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What’s Next in HTML, episode 1

Wednesday, January 13th, 2010

Welcome to "What's Next in HTML," where I'll try to summarize the major activity in the ongoing standards process in the WHAT Working Group. Wait... what happened to This Week in HTML5? Hell, what happened to HTML5? Well, nothing. It took over five years to create, but it's in Last Call now. By all measures, it has already been wildly successful. Browser vendors are implementing it, books are being written, we have a kick-ass validator, web developers are slowly catching on, and there's still plenty of time to send us your feedback. But in the meantime, the WHAT Working Group has begun work on new, experimental features for the next version of HTML.

The next version of HTML doesn't have a name yet. In fact, it may never have a name, because the working group is switching to an unversioned development model. Various parts of the specification will be at varying degrees of stability, as noted in each section. But if all goes according to plan, there will never be One Big Cutoff that is frozen in time and dubbed "HTML6." HTML is an unbroken line stretching back almost two decades, and version numbers are a vestige of an older development model for standards that never really matched reality very well anyway. HTML5 is so last week. Let's talk about what's next.

The big news in HTML is r4439, which adds the device element. What's a <device>? I'm glad you asked.

The device element represents a device selector, to allow the user to give the page access to a device, for example a video camera.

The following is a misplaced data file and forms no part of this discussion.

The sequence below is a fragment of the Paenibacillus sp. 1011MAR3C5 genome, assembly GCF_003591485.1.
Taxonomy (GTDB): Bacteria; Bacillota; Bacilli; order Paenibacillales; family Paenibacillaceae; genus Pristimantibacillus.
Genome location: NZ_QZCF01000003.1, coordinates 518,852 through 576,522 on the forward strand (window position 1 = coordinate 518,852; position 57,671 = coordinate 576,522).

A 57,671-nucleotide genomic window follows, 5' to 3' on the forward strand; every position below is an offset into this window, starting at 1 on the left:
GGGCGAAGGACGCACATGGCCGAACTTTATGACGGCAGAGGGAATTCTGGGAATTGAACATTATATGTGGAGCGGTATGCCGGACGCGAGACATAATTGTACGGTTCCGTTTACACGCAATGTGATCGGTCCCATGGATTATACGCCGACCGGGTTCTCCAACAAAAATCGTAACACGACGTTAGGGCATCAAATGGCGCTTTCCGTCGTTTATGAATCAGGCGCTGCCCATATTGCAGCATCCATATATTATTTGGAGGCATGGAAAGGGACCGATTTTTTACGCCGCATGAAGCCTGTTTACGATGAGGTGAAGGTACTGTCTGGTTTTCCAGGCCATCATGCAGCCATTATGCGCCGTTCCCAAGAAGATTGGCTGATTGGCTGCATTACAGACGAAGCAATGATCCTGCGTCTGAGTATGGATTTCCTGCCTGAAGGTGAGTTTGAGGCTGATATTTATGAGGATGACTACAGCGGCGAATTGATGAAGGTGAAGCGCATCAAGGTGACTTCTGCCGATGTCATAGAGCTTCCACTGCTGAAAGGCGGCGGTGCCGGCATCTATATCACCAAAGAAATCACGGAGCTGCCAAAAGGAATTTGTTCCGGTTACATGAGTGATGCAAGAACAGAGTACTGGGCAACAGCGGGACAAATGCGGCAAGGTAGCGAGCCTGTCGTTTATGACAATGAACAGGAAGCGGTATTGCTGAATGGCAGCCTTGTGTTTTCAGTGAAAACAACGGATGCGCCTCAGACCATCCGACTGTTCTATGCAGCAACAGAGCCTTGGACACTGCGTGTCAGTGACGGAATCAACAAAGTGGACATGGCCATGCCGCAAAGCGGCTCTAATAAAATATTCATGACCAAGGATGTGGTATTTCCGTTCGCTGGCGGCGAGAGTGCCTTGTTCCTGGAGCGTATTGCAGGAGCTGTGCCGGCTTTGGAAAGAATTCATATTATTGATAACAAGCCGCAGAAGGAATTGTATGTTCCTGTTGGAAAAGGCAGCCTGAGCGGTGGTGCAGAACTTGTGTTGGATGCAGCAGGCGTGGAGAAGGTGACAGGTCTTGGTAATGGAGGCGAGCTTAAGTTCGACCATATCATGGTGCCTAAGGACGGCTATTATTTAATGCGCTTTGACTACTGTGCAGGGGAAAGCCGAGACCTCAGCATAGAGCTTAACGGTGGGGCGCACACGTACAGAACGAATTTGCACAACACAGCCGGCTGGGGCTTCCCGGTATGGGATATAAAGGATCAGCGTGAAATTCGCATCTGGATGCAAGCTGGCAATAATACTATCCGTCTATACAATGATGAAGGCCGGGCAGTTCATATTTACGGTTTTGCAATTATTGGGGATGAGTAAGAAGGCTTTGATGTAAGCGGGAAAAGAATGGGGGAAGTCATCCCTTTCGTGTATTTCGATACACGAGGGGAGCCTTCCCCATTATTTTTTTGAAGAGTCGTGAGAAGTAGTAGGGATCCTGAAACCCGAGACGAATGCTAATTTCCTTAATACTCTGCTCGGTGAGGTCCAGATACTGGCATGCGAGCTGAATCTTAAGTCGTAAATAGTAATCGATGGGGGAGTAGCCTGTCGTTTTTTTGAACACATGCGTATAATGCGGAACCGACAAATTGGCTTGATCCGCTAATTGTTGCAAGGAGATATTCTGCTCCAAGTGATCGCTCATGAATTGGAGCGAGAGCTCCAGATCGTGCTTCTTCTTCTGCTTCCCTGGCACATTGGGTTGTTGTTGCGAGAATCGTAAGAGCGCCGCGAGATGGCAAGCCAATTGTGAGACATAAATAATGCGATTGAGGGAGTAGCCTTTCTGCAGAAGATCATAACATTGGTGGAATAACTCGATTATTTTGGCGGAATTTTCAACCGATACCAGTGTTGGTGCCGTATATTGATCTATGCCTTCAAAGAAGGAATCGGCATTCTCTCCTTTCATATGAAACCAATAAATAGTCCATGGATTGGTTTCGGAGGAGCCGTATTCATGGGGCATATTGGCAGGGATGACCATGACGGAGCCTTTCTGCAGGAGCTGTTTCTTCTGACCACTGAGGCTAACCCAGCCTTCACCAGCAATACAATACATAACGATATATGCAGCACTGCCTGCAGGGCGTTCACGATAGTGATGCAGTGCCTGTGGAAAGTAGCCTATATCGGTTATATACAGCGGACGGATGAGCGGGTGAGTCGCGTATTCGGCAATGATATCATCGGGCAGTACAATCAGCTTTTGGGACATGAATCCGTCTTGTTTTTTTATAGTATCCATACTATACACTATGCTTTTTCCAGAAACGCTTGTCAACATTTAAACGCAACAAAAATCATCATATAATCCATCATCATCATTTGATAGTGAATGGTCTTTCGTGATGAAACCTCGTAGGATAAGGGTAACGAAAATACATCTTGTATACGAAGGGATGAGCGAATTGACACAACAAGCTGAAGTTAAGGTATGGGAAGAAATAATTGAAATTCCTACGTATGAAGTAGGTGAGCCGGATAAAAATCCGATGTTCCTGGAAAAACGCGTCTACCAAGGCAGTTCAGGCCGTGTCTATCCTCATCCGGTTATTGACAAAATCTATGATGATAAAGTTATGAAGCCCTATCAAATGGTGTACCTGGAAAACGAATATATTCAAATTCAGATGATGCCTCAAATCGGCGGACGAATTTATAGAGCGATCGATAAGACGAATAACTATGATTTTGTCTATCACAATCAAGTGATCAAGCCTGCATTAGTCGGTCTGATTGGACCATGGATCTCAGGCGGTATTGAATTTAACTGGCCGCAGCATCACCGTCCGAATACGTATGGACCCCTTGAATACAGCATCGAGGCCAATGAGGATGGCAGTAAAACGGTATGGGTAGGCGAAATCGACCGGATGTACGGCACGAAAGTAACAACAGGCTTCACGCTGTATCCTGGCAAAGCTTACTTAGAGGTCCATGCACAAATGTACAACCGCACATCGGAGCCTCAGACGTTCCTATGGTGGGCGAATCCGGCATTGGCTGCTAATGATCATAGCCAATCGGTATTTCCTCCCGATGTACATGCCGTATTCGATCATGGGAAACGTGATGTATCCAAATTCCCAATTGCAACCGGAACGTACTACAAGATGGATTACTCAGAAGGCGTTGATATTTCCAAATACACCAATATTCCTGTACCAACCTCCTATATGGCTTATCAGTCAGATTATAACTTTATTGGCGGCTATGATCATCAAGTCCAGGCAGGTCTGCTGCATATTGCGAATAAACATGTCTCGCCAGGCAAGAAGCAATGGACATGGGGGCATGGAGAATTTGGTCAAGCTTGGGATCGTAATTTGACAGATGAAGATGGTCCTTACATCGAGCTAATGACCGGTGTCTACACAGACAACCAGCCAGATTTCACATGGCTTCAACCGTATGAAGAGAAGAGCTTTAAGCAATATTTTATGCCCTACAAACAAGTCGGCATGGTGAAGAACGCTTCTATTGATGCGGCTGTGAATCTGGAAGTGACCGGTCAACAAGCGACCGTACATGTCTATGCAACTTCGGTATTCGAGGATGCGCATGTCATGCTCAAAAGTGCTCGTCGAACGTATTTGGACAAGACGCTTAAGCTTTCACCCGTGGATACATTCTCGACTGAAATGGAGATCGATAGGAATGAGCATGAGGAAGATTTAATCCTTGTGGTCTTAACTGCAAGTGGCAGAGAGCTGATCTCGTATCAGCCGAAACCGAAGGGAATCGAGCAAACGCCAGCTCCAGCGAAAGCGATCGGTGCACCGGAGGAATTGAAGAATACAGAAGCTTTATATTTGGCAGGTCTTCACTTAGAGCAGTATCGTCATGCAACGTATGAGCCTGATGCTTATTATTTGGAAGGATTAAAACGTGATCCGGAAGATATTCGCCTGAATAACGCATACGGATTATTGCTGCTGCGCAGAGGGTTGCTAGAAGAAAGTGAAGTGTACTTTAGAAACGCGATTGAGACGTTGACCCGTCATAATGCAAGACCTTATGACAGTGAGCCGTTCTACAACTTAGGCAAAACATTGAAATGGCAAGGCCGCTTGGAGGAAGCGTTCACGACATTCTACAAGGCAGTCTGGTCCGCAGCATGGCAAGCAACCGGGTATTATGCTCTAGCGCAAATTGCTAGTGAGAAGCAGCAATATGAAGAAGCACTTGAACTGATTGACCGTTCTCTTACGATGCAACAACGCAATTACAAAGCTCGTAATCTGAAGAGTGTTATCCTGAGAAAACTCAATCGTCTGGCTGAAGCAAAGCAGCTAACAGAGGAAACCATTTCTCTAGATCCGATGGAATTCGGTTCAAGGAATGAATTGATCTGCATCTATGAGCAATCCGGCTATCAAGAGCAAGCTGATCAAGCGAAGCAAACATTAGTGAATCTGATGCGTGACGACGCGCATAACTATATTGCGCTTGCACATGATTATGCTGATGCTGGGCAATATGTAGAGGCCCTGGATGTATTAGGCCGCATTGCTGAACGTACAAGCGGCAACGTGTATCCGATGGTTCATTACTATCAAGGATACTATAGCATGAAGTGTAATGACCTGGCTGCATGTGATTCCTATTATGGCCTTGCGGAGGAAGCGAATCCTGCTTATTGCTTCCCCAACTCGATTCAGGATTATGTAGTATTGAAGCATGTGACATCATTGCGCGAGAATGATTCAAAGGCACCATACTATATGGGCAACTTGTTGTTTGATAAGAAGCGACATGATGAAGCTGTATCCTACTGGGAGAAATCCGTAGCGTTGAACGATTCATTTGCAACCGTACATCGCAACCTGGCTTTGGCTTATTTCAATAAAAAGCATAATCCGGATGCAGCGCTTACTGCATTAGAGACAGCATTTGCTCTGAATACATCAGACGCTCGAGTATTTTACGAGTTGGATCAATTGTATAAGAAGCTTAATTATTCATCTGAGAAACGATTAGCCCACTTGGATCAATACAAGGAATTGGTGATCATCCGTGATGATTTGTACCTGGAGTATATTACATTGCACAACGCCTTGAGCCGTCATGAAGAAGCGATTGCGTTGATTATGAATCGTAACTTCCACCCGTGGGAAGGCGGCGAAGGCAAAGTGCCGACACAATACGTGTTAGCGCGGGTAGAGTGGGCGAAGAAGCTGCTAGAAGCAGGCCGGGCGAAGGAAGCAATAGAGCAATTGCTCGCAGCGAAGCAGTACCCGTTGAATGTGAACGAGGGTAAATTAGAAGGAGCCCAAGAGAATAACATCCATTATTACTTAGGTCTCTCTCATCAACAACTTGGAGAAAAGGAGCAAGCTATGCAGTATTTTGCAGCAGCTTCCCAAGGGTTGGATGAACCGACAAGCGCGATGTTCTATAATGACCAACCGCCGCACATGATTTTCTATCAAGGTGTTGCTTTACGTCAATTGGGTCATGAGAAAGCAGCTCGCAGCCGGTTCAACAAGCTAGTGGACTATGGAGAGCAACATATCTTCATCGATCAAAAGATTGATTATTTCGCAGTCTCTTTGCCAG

The type attribute allows the author to specify which kind of device the page would like access to.

So it's for video conferencing, something you can currently only do with Adobe Flash or other proprietary plugins that sit on top of your browser. In fact, most of the pieces for browser-based video chat are already in place. The idea is that a device element would go hand in hand with a video element and a web socket. The device records a video stream (using the also-newly-defined Stream API) and sends the stream of video along a web socket to the other party (perhaps via an intermediate server) which renders the stream in a video element. And like the video element, the device element would be native to your browser, so browser vendors would not have to wait for third parties to add specific support for their platform.

Does all that work yet? Hell no. We don't even have a standard video codec yet! Google Chrome is the only browser that has shipped an implementation of web sockets (although it's part of WebKit, so presumably Apple could ship it in a future version of Safari if they choose). And the entire device API is still in its infancy. Nobody has even started implementing a prototype of that piece yet, and the whole idea might be scrapped by my next episode. But that's life on the bleeding edge.

And now you know "What's Next in HTML."

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